Ca2+-activated K+ currents in rat locus coeruleus neurons induced by experimental ischemia, anoxia, and hypoglycemia.

Department of Physiology, Faculty of Medicine, Kyushu University, Fukuoka 812-82, Japan.
Journal of Neurophysiology (Impact Factor: 3.3). 12/1997; 78(5):2674-81.
Source: PubMed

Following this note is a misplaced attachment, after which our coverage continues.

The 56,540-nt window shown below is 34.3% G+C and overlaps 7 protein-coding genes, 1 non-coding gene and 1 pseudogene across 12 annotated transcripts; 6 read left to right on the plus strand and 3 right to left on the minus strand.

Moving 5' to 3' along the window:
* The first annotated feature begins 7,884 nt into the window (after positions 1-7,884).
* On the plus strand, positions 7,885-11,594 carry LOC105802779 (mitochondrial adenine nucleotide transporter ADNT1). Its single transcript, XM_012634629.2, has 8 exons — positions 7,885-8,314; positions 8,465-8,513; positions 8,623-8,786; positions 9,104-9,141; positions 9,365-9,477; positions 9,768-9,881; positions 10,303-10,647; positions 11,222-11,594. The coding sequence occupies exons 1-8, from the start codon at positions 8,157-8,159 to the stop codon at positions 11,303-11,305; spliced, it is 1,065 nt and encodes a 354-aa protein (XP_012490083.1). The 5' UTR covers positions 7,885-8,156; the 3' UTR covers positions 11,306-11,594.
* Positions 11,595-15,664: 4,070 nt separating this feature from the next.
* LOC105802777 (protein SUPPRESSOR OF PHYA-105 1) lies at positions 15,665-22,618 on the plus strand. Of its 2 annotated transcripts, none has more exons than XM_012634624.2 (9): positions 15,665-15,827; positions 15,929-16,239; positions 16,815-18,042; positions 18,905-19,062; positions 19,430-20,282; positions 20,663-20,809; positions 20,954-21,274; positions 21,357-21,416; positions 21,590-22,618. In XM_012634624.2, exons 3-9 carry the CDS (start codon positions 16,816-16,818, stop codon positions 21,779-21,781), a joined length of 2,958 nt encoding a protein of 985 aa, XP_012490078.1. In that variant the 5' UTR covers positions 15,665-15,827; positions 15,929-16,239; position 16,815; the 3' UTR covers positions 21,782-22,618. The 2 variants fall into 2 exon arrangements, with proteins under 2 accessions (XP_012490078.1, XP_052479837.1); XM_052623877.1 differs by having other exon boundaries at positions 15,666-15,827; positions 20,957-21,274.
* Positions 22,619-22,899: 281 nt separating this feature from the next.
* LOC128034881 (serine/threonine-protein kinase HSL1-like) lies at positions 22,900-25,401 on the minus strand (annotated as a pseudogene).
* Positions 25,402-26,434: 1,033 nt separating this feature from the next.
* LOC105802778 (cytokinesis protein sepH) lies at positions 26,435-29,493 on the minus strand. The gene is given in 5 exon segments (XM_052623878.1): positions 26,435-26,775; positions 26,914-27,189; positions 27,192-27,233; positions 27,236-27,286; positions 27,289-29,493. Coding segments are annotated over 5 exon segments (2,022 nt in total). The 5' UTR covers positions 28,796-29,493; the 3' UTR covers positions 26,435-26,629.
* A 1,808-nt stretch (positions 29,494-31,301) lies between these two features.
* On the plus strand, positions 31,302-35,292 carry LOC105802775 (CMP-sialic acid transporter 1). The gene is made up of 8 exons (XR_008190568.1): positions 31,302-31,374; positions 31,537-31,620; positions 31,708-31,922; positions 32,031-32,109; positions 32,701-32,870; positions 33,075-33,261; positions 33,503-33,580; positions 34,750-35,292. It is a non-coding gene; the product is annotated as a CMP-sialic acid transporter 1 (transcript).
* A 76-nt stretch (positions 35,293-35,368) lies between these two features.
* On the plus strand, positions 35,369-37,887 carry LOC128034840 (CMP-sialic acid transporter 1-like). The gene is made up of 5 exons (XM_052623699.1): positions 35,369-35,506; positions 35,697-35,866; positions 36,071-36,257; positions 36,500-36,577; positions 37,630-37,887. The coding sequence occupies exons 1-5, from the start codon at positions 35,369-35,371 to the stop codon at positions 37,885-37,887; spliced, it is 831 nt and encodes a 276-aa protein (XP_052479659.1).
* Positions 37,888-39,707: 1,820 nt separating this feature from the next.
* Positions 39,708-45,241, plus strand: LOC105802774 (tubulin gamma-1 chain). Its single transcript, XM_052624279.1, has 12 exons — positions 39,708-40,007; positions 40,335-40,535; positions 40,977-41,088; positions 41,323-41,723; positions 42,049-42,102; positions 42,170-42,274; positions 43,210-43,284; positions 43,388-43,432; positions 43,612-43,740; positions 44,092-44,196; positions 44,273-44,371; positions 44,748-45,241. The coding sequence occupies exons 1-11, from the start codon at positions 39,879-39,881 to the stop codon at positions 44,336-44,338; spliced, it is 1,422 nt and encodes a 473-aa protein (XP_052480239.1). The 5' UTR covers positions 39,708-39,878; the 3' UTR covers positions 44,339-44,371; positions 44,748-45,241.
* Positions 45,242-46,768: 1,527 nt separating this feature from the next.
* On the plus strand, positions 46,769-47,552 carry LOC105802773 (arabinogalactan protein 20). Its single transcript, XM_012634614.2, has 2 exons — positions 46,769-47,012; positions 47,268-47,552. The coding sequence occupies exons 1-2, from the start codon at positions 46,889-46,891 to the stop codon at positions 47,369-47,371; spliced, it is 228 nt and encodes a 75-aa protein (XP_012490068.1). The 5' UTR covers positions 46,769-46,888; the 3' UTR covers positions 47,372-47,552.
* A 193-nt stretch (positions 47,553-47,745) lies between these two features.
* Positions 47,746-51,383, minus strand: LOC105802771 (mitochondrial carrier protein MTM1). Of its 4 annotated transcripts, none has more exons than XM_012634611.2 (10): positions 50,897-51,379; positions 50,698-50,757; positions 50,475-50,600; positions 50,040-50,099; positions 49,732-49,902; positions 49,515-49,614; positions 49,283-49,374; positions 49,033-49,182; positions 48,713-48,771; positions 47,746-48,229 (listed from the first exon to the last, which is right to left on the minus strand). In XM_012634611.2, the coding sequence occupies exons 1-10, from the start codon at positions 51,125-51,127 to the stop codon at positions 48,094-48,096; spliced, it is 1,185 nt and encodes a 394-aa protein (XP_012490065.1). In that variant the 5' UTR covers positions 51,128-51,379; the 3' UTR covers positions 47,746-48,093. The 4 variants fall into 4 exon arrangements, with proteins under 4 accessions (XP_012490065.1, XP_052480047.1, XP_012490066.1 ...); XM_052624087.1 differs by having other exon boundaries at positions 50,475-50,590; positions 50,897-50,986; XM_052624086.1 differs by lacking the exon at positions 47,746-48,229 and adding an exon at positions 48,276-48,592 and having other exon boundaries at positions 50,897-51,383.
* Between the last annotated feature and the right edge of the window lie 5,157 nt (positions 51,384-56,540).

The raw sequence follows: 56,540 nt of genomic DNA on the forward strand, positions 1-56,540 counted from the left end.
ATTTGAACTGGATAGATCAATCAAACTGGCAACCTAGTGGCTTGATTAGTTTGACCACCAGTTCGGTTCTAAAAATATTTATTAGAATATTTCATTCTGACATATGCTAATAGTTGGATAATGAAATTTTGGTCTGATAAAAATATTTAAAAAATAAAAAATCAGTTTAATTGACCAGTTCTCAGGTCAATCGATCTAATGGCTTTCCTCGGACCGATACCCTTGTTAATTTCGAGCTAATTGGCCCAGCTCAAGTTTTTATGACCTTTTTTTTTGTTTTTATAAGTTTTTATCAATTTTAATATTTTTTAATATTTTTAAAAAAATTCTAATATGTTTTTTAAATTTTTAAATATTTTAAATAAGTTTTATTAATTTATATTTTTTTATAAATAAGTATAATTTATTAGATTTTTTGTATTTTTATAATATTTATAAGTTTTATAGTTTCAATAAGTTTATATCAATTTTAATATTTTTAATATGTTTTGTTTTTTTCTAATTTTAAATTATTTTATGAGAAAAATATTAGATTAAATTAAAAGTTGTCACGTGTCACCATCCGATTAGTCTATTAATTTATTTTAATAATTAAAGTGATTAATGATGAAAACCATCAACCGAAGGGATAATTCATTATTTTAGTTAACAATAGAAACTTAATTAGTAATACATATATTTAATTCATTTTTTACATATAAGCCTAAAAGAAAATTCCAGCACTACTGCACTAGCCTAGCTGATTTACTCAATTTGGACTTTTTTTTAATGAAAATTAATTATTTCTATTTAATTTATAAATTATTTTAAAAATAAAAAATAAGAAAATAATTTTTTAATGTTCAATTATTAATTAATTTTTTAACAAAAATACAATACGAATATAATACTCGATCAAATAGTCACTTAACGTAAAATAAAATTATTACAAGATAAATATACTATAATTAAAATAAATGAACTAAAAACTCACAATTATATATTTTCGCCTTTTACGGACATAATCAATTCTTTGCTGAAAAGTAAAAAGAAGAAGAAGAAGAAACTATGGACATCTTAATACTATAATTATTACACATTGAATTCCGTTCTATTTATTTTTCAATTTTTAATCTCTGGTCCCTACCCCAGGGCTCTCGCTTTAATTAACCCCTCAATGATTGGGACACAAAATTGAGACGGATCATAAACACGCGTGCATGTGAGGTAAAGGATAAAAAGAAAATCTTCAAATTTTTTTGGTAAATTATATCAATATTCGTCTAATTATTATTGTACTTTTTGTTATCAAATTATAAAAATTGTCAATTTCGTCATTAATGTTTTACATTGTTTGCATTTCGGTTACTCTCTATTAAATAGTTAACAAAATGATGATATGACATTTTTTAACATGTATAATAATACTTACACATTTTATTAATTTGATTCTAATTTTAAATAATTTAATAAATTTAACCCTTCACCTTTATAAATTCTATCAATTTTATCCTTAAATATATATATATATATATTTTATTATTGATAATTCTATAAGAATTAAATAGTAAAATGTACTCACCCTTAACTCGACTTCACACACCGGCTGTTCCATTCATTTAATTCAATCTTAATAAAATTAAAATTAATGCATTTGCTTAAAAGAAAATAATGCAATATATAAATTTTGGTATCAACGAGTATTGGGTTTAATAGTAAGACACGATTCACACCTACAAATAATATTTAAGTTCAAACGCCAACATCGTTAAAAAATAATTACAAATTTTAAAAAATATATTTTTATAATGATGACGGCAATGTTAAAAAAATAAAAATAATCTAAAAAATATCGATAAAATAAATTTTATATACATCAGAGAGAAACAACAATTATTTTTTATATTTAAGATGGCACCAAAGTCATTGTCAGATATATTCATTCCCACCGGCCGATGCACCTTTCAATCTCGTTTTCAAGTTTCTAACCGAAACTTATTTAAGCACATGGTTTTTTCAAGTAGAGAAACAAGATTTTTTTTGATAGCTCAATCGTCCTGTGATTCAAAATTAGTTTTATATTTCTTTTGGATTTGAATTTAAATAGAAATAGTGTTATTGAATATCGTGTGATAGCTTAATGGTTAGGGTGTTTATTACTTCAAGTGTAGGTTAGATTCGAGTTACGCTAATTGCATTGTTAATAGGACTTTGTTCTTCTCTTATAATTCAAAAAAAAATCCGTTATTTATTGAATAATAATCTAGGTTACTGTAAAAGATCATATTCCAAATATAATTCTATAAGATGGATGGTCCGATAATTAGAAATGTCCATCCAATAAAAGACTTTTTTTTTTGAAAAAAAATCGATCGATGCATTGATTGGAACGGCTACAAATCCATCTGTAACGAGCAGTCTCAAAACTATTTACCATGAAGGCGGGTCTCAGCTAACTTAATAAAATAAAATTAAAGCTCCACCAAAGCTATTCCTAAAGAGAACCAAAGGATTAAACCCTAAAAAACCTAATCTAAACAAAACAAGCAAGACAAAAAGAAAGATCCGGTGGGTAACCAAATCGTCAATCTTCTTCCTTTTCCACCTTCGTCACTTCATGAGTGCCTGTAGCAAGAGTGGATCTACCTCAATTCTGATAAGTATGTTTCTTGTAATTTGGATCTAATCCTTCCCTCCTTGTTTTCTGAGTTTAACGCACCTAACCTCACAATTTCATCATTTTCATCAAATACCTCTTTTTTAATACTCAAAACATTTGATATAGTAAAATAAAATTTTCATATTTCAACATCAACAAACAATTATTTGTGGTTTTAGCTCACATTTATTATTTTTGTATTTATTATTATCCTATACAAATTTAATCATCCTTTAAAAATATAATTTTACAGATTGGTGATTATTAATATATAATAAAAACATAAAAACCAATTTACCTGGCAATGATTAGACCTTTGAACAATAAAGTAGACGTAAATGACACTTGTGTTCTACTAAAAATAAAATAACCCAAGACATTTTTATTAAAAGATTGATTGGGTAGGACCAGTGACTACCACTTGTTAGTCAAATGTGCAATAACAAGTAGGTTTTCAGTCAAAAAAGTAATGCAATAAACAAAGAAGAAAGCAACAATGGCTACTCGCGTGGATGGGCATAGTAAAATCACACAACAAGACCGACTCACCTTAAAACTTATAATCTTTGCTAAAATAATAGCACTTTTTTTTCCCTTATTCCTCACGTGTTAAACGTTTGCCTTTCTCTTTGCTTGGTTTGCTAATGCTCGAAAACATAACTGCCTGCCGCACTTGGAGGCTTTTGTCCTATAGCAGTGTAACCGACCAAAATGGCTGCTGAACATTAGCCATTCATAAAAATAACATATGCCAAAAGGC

ABSTRACT Ca2+-activated K+ currents in rat locus coeruleus neurons induced by experimental ischemia, anoxia, and hypoglycemia. J. Neurophysiol. 78: 2674-2681, 1997. The effects of metabolic inhibition on membrane currents and N-methyl--aspartic acid (NMDA)-induced currents were investigated in dissociated rat locus coeruleus (LC) neurons by using the nystatin perforated patch recording mode under voltage-clamp conditions. Changes in the intracellular Ca2+ concentration ([Ca2+]i) during the metabolic inhibition were also investigated by using the microfluometry with a fluorescent probe, Indo-1. Removal of both the oxygen and glucose (experimental ischemia), deprivation of glucose (hypoglycemia), and a blockade of electron transport by sodium cyanide (NaCN) or a reduction of the mitochondrial membrane potential with carbonyl cyanide-p-trifluoromethoxyphenyl-hydrazone(FCCP) as experimental anoxia all induced a slowly developing outward current (IOUT) at a holding potential of -40 mV. The application of 10(-4) M NMDA induced a rapid transient peak and a successive steady state inward current and a transient outward current immediately after washout. All treatments related to metabolic inhibition increased the NMDA-induced outward current(INMDA-OUT) and prolonged the one-half recovery time of INMDA-OUT. The reversal potentials of both IOUT and INMDA-OUT were close to the K+ equilibrium potential (EK) of -82 mV. Either charybdotoxin or tolbutamide inhibited the IOUT and INMDA-OUT, suggesting the contribution of Ca2+-activated and ATP-sensitive K+ channels, even though the inhibitory effect of tolbutamide gradually diminished with time. Under the metabolic inhibition, the basal level of [Ca2+]i was increased and the one-half recovery time of the NMDA-induced increase in [Ca2+]i was prolonged. The IOUT induced by NaCN was inhibited by a continuous treatment of thapsigargin but not by ryanodine, indicating the involvement of inositol 1,4, 5-trisphosphate (IP3)-induced Ca2+ release (IICR) store. These findings suggest that energy deficiency causes Ca2+ release from the IICR store and activates continuous Ca2+-activated K+ channels and transient ATP-sensitive K+ channels in acutely dissociated rat LC neurons.

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